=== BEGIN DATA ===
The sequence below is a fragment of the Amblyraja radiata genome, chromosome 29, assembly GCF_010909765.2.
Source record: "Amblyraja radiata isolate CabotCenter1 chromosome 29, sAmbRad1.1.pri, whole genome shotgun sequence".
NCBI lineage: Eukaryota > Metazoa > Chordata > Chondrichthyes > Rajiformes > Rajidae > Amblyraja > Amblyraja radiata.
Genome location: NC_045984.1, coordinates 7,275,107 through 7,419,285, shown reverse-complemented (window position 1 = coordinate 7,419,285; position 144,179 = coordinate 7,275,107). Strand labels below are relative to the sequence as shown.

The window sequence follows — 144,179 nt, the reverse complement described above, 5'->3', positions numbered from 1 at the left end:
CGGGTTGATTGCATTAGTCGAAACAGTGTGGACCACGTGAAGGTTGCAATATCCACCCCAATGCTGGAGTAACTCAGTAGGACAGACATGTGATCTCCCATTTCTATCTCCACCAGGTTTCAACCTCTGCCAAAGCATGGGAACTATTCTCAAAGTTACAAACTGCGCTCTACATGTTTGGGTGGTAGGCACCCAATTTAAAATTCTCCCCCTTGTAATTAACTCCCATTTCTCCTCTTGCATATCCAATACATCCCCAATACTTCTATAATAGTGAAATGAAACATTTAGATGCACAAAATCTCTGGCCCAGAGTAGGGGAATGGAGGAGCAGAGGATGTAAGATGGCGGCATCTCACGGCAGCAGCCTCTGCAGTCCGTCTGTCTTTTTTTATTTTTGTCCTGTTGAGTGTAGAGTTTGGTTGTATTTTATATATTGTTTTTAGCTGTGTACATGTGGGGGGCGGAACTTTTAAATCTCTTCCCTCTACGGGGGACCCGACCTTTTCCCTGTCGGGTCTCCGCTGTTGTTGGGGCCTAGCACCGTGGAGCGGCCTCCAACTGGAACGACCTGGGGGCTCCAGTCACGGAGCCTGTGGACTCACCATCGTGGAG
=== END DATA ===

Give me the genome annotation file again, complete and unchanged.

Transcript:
The sequence below is a fragment of the Amblyraja radiata genome, chromosome 29, assembly GCF_010909765.2.
Source record: "Amblyraja radiata isolate CabotCenter1 chromosome 29, sAmbRad1.1.pri, whole genome shotgun sequence".
NCBI lineage: Eukaryota > Metazoa > Chordata > Chondrichthyes > Rajiformes > Rajidae > Amblyraja > Amblyraja radiata.
Genome location: NC_045984.1, coordinates 7,275,107 through 7,419,285, shown reverse-complemented (window position 1 = coordinate 7,419,285; position 144,179 = coordinate 7,275,107). Strand labels below are relative to the sequence as shown.

The window sequence follows — 144,179 nt, the reverse complement described above, 5'->3', positions numbered from 1 at the left end:
CGGGTTGATTGCATTAGTCGAAACAGTGTGGACCACGTGAAGGTTGCAATATCCACCCCAATGCTGGAGTAACTCAGTAGGACAGACATGTGATCTCCCATTTCTATCTCCACCAGGTTTCAACCTCTGCCAAAGCATGGGAACTATTCTCAAAGTTACAAACTGCGCTCTACATGTTTGGGTGGTAGGCACCCAATTTAAAATTCTCCCCCTTGTAATTAACTCCCATTTCTCCTCTTGCATATCCAATACATCCCCAATACTTCTATAATAGTGAAATGAAACATTTAGATGCACAAAATCTCTGGCCCAGAGTAGGGGAATGGAGGAGCAGAGGATGTAAGATGGCGGCATCTCACGGCAGCAGCCTCTGCAGTCCGTCTGTCTTTTTTTATTTTTGTCCTGTTGAGTGTAGAGTTTGGTTGTATTTTATATATTGTTTTTAGCTGTGTACATGTGGGGGGCGGAACTTTTAAATCTCTTCCCTCTACGGGGGACCCGACCTTTTCCCTGTCGGGTCTCCGCTGTTGTTGGGGCCTAGCACCGTGGAGCGGCCTCCAACTGGAACGACCTGGGGGCTCCAGTCACGGAGCCTGTGGACTCACCATCGTGGAG